PA 09-102—HB 6433
General Law Committee
AN ACT CONCERNING THE REGULATION OF CHARITABLE FUNDS
SUMMARY: This act increases, from $200,000 to $500,000, the minimum gross revenue threshold requirement for a charity's annual report to be audited. By law, all charitable organizations that solicit funds must register and file annual financial reports with the Department of Consumer Protection (DCP). Organizations above the gross revenue threshold must also file an audit report prepared by a certified public accountant. By law, government grants and trust fund revenue do not count towards the threshold.
The act allows the DCP commissioner to waive audit requirements and waive or reduce late fees. It also extends the deadline the commissioner may grant for filing reports.
The act expands the definition of “paid solicitor” to include a person who for consideration, rather than compensation, solicits or arranges the solicitation of contributions.
The act also specifies that nothing in the statute regarding the release or modification of restrictions contained in a gift instrument on the management, investment, or purpose of institutional funds in the Uniform Prudent Management of Institutional Funds Act can be construed to amend or alter the existing standards in the law (which apparently includes the common law), rather than the general statutes. Related common law doctrines include cy pres or approximation and equitable deviation actions (see BACKGROUND).
EFFECTIVE DATE: July 1, 2009.
WAIVERS, EXTENSIONS, AND LATE FEES
The act authorizes the commissioner to (1) waive the audit requirement and (2) waive or reduce late fees on written request showing good cause. Under prior law, he could grant a 180-day extension to late filers; the act allows him to grant up to six months from the report due date. By law, the $25 per month late fee is not due in extension months.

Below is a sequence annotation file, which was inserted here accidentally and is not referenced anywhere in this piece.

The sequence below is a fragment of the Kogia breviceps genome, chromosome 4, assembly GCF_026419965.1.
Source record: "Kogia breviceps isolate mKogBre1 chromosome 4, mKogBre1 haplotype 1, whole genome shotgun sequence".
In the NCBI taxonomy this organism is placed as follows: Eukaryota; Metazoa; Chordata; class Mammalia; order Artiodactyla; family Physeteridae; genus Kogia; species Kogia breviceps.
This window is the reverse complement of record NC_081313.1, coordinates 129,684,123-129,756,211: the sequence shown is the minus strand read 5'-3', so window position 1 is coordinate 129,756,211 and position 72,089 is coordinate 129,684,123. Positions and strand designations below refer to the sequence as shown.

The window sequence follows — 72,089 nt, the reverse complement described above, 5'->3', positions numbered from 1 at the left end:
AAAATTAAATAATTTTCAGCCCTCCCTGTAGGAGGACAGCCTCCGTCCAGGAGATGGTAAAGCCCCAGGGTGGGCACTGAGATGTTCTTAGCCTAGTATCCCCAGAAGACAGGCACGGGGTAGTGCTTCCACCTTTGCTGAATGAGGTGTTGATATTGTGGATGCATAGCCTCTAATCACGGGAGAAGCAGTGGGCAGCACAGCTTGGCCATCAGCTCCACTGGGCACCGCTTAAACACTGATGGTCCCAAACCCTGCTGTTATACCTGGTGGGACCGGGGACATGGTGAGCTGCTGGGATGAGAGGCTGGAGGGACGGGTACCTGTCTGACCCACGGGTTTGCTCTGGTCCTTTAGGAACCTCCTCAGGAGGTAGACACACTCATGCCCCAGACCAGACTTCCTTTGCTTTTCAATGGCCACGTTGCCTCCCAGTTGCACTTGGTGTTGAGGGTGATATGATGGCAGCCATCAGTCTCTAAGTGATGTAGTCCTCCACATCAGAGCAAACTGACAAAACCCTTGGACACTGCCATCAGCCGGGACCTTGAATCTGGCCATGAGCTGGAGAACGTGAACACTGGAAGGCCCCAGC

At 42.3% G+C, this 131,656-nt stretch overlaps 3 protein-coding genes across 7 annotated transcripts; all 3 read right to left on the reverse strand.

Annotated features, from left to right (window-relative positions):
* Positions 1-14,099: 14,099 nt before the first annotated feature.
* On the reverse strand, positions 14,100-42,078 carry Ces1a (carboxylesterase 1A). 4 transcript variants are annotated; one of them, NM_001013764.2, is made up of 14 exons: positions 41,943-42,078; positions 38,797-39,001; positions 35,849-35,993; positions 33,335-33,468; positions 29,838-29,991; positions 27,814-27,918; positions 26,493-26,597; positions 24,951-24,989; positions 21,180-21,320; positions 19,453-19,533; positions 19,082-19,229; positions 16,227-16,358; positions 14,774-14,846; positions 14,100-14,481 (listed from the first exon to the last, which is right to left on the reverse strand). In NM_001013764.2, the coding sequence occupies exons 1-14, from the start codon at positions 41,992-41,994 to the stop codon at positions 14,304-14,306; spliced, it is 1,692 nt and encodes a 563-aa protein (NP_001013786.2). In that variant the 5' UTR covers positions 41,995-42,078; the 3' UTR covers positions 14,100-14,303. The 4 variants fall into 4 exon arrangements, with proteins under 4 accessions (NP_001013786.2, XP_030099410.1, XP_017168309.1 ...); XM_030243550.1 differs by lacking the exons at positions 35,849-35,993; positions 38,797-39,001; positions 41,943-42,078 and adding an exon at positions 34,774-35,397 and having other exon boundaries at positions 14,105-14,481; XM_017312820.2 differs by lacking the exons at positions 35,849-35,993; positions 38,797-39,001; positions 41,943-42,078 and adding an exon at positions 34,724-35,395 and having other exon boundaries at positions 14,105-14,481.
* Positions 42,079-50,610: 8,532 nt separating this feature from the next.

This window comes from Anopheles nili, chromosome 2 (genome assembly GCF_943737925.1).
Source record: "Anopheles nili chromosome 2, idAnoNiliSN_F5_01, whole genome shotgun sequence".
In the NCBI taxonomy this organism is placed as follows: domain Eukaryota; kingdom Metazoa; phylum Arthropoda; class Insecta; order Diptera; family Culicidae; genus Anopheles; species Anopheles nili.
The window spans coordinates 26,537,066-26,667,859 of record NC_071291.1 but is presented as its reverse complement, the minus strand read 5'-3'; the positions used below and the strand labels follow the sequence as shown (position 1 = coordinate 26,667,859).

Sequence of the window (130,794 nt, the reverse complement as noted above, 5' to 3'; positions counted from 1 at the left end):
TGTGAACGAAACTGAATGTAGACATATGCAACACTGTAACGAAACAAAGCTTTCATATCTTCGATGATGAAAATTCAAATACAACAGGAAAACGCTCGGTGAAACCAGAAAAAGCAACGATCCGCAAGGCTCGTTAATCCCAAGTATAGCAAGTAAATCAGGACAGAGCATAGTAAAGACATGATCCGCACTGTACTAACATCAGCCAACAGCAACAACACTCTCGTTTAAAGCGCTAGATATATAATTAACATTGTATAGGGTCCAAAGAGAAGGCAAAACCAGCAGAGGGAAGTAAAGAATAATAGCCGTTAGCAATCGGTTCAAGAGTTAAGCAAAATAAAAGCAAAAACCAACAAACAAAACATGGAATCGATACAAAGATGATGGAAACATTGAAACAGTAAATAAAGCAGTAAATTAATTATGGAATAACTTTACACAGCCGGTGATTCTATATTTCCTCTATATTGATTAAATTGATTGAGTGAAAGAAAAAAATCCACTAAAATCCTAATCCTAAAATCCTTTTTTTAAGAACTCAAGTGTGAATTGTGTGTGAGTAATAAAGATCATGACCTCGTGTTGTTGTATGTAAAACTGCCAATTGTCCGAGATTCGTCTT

The act expands the definition of “paid solicitor” to include a person who for consideration, rather than compensation, solicits or arranges for solicitation of contributions, excluding salaried non-temporary officers or employees. This does not include nonmonetary, nominal gifts given to volunteers as an incentive or token of appreciation.
Release or Modification of Restrictions Contained in a Gift Instrument
An institution may release or modify, in whole or in part, a restriction contained in a gift instrument on the management, investment, or purpose of an institutional fund with the donor's consent on record. The fund still must be used for a charitable purpose of the institution. The term “charitable purpose” includes purposes related to relieving poverty, advancing education or religion, promoting health, and other purposes that are communally beneficial.
A court, upon application of the institution, may modify a restriction that becomes impracticable or wasteful; impairs the management or investment of the fund; or because of unanticipated circumstances, could be modified to further the purposes of the fund. In such cases, the institution must notify the attorney general, who must be given an opportunity to be heard. To the extent practicable, any modification must be made in accordance with the donor's probable intent (CGS § 45a-535, et seq. ).
Common Law Doctrines
The cy pres doctrine allows the court to amend the terms of a charitable trust as closely as possible to the original intention of the deceased when the original objective becomes impossible, impracticable, or illegal to perform. Approximation is, like cy pres, a legal principle that a court may vary the terms of the administration of a trust to carry out the intentions of the trustor or to preserve the trust. Equitable deviation changes only the administrative provisions of a trust, while cy pres involves an alteration of the purpose to which the rest of the trust is to be applied.
OLR Tracking: MR: km: pf: tjo: df